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The difference between restriction and restraint - Sasha High M.D.

Dec 02, 2020

Restriction has become like a four-letter word in recent years. I listen to a lot of podcasts and I’ve heard a number of feminists in particular really come down on restriction and dieting and advocating for women to stop restricting foods or food groups because that’s not kind to yourself. You may have seen wellness advocates on social media talk about how restrictive eating is not sustainable, it’s a disordered eating behaviour, how you should love your body and not be on a restrictive diet. And I agree with all of that.

But the issue is that what gets lost in this message is what do you do instead? Moderation? Eat whatever you want? How do we do that and lose weight at the same time?

How do we approach weight loss and our eating plan if it’s not from a place of restriction?

Well, let me introduce you to another R word - that is the word RESTRAINT. And more specifically, I like the phrase “Flexible Restraint”. Restriction and restraint are different in subtle but very significant ways.

On the outside, the end-product of restriction and restraint may look exactly the same: When we’re talking about the weight management journey, the result of both restriction and restraint is - not eating certain foods. So in that sense, they are similar. But at their core - they are completely different.

Restriction (at least in the way most of us use the word) is punitive. It’s controlling. It’s “I CAN’T have this” - which then leads to feelings of deprivation. It’s the mindset of “I’m on a diet so I’m being punished and I can’t have these foods that I desperately love because they are bad for me” (which often leads to one day not being on the diet, and binging on ALL the foods!). We know from several studies that restrictive diets often later lead to binge eating behaviours. Being overly restrictive with your eating comes from a place of punishing yourself, or hating the number on the scale and feeling desperate to lose weight. Restriction, in a way, almost idolizes certain foods. It’s like “these foods hold so much power, and I can’t eat them even though I really want to.” Restriction is not sustainable because punishing yourself does not ignite longterm behaviour change.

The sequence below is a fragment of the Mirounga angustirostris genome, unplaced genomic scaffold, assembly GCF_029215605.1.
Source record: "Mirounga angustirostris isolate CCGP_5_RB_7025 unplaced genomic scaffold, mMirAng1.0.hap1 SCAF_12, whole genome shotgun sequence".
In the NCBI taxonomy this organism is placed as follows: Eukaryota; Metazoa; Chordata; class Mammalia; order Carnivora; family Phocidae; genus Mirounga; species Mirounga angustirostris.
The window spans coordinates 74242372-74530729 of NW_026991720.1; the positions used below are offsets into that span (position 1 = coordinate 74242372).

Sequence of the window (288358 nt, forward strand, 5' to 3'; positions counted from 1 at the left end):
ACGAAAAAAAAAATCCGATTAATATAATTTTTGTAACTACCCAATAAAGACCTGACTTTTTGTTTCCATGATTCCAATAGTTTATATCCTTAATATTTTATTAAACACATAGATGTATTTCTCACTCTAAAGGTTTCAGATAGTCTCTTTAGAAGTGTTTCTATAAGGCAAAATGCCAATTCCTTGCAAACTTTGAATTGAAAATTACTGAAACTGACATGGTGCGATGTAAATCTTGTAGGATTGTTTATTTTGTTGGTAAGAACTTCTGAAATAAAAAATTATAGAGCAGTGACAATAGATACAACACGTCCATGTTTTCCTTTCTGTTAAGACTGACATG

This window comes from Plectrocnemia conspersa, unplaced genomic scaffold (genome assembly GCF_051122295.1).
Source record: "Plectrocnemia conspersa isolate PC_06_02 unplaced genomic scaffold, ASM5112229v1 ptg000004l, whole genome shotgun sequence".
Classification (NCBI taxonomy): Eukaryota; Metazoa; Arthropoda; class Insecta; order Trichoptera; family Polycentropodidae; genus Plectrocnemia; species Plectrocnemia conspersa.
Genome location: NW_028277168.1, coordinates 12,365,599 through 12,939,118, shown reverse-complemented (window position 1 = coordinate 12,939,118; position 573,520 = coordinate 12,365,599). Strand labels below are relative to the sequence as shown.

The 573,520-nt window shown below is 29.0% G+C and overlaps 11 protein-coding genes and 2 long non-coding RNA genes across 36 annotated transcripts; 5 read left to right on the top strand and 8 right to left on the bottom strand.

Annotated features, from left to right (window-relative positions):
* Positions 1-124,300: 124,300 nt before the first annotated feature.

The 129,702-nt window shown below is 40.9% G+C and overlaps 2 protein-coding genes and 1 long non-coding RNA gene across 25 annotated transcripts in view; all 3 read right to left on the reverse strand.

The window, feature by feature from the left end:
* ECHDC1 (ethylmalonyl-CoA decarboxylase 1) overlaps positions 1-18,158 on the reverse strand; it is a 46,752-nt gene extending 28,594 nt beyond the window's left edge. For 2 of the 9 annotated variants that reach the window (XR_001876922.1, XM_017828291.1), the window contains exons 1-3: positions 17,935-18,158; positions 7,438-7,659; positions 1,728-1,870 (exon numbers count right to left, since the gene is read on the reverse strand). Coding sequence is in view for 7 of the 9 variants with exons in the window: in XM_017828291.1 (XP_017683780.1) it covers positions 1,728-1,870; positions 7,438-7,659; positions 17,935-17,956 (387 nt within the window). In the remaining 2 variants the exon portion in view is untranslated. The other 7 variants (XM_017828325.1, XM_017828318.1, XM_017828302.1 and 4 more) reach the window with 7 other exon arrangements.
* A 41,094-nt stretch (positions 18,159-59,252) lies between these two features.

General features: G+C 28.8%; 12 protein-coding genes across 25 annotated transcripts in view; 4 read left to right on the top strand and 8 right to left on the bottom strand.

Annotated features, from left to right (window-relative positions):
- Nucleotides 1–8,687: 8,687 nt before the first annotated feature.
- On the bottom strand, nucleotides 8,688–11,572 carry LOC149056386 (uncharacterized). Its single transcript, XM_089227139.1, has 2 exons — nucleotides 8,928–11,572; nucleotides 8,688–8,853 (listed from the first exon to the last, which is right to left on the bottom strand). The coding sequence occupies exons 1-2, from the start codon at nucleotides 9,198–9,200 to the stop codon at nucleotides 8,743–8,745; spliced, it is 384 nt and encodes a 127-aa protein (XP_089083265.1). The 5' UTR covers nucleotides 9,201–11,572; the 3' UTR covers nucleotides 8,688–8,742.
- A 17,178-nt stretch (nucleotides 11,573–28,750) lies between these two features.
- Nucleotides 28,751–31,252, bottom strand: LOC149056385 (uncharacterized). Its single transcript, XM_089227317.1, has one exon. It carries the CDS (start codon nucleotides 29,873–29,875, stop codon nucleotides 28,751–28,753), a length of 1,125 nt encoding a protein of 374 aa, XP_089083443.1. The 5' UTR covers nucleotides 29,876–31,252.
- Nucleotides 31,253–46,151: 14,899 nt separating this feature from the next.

It’s not loving. 

But neither is it loving to just eat whatever you want in an effort to exercise your personal rights and freedoms, or to completely ignore your health behaviours as though they don’t matter. 

Listen, you are an adult. We are all adults. And as an adult, you can eat whatever you please. 

But you likely don’t. You don’t because you know that eating processed foods or candy or whatever other junk food every day isn’t taking care of you - it isn’t loving. And that’s where you practice RESTRAINT.